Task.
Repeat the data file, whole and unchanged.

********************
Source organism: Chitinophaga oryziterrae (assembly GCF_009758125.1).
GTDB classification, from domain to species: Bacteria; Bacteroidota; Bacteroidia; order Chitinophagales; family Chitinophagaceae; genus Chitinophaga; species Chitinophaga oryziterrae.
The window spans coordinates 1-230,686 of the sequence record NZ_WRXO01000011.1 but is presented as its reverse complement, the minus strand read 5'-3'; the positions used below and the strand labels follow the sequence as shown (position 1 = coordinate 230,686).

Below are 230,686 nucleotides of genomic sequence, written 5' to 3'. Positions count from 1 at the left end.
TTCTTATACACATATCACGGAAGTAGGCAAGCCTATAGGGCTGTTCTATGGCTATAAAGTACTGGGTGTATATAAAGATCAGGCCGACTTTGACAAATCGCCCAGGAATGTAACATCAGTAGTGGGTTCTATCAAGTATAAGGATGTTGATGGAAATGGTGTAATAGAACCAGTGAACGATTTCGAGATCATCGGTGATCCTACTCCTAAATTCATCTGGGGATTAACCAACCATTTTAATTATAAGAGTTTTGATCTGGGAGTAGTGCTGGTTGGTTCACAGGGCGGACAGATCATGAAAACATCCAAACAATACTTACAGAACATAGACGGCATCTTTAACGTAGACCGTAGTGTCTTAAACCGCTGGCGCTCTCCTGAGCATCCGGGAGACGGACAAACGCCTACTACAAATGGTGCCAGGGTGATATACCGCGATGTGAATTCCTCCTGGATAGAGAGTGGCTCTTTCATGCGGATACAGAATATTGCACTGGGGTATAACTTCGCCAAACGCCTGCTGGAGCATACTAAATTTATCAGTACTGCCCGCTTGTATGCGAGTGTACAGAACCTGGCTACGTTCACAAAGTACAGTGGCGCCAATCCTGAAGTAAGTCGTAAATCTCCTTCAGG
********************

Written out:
Source organism: Chitinophaga oryziterrae (assembly GCF_009758125.1).
GTDB classification, from domain to species: Bacteria; Bacteroidota; Bacteroidia; order Chitinophagales; family Chitinophagaceae; genus Chitinophaga; species Chitinophaga oryziterrae.
The window spans coordinates 1-230,686 of the sequence record NZ_WRXO01000011.1 but is presented as its reverse complement, the minus strand read 5'-3'; the positions used below and the strand labels follow the sequence as shown (position 1 = coordinate 230,686).

Below are 230,686 nucleotides of genomic sequence, written 5' to 3'. Positions count from 1 at the left end.
TTCTTATACACATATCACGGAAGTAGGCAAGCCTATAGGGCTGTTCTATGGCTATAAAGTACTGGGTGTATATAAAGATCAGGCCGACTTTGACAAATCGCCCAGGAATGTAACATCAGTAGTGGGTTCTATCAAGTATAAGGATGTTGATGGAAATGGTGTAATAGAACCAGTGAACGATTTCGAGATCATCGGTGATCCTACTCCTAAATTCATCTGGGGATTAACCAACCATTTTAATTATAAGAGTTTTGATCTGGGAGTAGTGCTGGTTGGTTCACAGGGCGGACAGATCATGAAAACATCCAAACAATACTTACAGAACATAGACGGCATCTTTAACGTAGACCGTAGTGTCTTAAACCGCTGGCGCTCTCCTGAGCATCCGGGAGACGGACAAACGCCTACTACAAATGGTGCCAGGGTGATATACCGCGATGTGAATTCCTCCTGGATAGAGAGTGGCTCTTTCATGCGGATACAGAATATTGCACTGGGGTATAACTTCGCCAAACGCCTGCTGGAGCATACTAAATTTATCAGTACTGCCCGCTTGTATGCGAGTGTACAGAACCTGGCTACGTTCACAAAGTACAGTGGCGCCAATCCTGAAGTAAGTCGTAAATCTCCTTCAGG